Buffalo is a sports town.
We have the Bills, the Sabres, the Bisons, the Blizzard, the Bandits. And in every newspaper, magazine and television broadcast, you hear about "The Game." The stories are well written and informative, but something is missing. Where are the women?
A study of national newspapers found that only 20 percent of articles in the sports section covered women's athletics. In addition, men were five times more likely to have a photograph in the paper. Television coverage has been improving, notably with ESPN2, but a whopping 75 percent of television coverage still goes to men. And radio gives a mere 5 percent of air time to women's sports.
And while many girls and women enjoy the professional and amateur sports featured in the news, the question remains, can they relate to these teams?
What page offers role models for girls with a passion for competition? Where are the pictures and articles depicting strong women who excel on the field, on the court and in the water? Where can a girl see a woman who is competing at the professional or amateur level? Where are the heroes?
Women have been on the professional circuit for years with sports like tennis and golf. Today, women are penetrating professional sports in areas that were once considered to be for men only. Our own Buffalo Ffillies, a semi-professional soccer league, and the short-lived Buffalo Nighthawks, a women's professional baseball team that folded in July, are two examples. And women compete at the amateur level in countless areas, from swimming to boxing to race-car driving.
With the launch of the ABL and the WNBA, women's basketball is quickly becoming one of the most popular spectator sports for both men and women, proving that it is not men that create an exciting game capable of generating revenue, but rather superior talent and a drive to compete.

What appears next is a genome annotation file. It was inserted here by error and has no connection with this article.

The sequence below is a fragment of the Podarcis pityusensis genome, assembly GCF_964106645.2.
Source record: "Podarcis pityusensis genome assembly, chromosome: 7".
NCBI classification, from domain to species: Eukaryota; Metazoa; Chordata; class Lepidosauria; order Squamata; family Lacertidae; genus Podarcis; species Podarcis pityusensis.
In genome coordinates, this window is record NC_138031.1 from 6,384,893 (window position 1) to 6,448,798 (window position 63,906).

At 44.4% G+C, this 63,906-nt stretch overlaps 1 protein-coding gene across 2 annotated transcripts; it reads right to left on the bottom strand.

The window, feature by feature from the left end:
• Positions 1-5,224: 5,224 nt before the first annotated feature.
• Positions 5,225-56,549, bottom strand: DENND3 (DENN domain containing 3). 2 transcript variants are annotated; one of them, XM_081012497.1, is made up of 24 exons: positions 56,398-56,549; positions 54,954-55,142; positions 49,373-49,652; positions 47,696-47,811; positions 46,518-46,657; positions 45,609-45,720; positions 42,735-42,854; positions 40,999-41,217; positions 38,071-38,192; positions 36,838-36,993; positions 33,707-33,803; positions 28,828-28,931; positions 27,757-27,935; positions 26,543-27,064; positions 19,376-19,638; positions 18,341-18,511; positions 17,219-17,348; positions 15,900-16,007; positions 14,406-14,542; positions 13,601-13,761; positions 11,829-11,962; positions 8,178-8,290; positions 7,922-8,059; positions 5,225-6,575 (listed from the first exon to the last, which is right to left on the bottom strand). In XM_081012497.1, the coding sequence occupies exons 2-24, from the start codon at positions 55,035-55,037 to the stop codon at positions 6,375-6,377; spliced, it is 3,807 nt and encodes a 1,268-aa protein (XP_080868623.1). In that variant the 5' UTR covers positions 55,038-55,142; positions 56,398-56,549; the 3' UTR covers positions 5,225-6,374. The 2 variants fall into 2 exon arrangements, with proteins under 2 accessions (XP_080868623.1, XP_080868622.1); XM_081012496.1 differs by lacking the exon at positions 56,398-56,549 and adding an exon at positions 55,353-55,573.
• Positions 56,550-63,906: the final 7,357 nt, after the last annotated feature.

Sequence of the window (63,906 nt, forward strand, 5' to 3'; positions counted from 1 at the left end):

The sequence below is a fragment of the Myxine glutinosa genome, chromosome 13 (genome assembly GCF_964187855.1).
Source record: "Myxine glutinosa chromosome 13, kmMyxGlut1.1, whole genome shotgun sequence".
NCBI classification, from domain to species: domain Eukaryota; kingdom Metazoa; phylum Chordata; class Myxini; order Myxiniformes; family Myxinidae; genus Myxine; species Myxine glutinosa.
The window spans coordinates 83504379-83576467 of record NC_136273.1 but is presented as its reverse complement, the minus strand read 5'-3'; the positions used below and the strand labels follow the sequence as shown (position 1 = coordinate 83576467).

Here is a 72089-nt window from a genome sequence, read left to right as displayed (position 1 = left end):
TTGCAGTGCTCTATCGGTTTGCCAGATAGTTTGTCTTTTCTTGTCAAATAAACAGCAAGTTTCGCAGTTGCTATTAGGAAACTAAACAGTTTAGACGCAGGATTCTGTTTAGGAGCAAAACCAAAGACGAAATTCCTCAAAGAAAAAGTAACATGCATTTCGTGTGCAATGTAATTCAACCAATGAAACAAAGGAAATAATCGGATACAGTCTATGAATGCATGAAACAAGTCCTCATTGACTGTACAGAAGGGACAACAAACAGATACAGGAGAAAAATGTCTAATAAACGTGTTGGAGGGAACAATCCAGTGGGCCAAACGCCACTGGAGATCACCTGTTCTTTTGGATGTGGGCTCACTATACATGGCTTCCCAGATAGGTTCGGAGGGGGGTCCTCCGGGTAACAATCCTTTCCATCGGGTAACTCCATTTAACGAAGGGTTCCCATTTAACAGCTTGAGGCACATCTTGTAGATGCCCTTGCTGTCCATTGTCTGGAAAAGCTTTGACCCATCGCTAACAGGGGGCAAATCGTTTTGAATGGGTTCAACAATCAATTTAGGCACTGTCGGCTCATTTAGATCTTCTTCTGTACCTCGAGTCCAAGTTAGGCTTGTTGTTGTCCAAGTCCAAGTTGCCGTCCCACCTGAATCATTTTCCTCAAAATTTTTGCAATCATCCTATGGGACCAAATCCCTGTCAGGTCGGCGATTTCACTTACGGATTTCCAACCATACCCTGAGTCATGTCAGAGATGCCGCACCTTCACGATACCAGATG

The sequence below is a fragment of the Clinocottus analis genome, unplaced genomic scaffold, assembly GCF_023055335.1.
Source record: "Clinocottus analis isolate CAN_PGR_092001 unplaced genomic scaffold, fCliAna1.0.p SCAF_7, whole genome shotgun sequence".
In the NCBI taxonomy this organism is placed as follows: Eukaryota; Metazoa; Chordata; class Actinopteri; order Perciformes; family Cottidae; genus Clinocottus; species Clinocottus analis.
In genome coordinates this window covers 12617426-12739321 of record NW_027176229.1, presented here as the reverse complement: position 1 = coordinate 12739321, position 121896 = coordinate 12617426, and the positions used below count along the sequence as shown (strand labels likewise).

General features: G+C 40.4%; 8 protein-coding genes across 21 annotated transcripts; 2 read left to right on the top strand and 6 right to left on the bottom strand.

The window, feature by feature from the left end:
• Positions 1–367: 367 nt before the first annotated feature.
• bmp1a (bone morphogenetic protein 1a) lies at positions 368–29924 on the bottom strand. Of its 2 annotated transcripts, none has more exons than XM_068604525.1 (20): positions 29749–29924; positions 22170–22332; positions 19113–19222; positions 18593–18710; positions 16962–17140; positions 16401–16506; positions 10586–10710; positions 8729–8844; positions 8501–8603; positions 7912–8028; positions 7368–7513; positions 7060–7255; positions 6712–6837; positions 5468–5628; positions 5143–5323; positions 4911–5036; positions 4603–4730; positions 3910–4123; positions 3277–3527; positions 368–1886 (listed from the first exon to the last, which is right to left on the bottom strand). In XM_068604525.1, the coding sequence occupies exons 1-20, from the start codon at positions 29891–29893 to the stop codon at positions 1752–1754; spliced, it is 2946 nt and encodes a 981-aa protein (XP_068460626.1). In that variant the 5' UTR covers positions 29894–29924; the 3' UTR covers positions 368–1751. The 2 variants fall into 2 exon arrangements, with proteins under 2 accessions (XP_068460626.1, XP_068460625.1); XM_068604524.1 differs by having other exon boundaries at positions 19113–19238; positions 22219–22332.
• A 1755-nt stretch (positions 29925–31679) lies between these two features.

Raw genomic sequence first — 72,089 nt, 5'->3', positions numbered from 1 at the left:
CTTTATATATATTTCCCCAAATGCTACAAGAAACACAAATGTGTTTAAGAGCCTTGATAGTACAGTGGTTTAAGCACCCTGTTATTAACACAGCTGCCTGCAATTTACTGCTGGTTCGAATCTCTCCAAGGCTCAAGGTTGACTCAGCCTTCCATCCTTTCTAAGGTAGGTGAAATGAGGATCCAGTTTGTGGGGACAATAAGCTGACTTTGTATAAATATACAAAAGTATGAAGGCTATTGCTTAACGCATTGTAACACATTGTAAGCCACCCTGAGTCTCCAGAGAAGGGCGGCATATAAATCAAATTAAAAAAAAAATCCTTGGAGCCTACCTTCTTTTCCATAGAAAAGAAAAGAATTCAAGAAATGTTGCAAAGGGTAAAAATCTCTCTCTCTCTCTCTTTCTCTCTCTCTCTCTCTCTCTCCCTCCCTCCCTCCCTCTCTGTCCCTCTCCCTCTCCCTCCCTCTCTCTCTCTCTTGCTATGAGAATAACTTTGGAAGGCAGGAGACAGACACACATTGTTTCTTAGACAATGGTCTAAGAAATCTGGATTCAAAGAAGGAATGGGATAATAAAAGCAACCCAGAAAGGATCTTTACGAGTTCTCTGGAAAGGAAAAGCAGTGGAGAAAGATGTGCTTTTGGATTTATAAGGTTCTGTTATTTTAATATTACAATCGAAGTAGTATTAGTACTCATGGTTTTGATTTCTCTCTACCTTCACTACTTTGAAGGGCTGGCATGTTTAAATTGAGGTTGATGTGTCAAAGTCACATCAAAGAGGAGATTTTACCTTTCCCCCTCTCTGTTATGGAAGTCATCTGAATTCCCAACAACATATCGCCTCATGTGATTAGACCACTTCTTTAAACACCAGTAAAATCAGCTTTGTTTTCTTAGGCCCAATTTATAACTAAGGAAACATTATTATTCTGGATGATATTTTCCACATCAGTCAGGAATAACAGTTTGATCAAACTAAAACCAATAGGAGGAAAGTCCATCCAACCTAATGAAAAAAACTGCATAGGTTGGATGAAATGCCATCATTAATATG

Right in our own back yard, the University at Buffalo boasts six Division I women's teams and a long list of club sports. The women's swimming and basketball teams have been ranked at the top of their conference, and the track and volleyball teams have equally impressive records. People in the community should be aware of the accomplishments of these teams.
Western New York high schools are brimming with accomplished female athletes, many of whom will go on to compete at elite collegiate levels. In 1971, there were only 294,015 girls participating in high school sports. That figure rose to 3,536,359 in 1995 and is anticipated to be close to 5 million by 2000. We should applaud and encourage these girls.
In addition to the health benefits associated with exercise, high school girls in sports are less likely to experiment with drugs or have unwanted pregnancies and are more likely to graduate and have higher levels of confidence and self-esteem.
Boys grow up watching strong, wealthy sports figures, while girls are bombarded with images of super models. Often the world of women is divided into fat and thin. There is no third category to chose from: Strong.
With one in three high school girls involved in sports, there is an overwhelming demand for female role models. How can a girl dream of becoming the next Michael Jordan when she is missing his primary characteristic -- maleness? Having a female role model enables girls to see their dream as a reality.
Title IX has been the prompting catalyst in the growth of American women's sports. As Title IX makes women's athletics more of a reality, let us keep pace and tell people what we've done. Have a place where girls and women of all ages can see their contemporaries competing or practicing a sport they love. Feature women who are pioneers, naturals and role models.
Women are not trying to "beat" men in terms of media coverage. There is no magic ratio or quota of men's to women's stories to be attained. In fact, treating women's sports as if they were an offshoot of men's programs is inaccurate and misleading. And by placing women's competitions against the backdrop of the football and baseball giants, they are doomed to fail.
Women have demonstrated their talent and drive in athletics for more than a century. And just as it is important to create opportunities for females to participate in sports, it is equally important for us to reinforce these efforts with adequate media coverage.
While it is possible that women's athletics will never reach the same magnitude of some men's programs, the commitment and passion of these women is equal to or greater than their male contemporaries. They deserve adequate, if not equal, representation.
WENDY BLACK is head coach of women's rowing at the University at Buffalo and director of WinSports, an organization that promotes women's sports in the Buffalo area.
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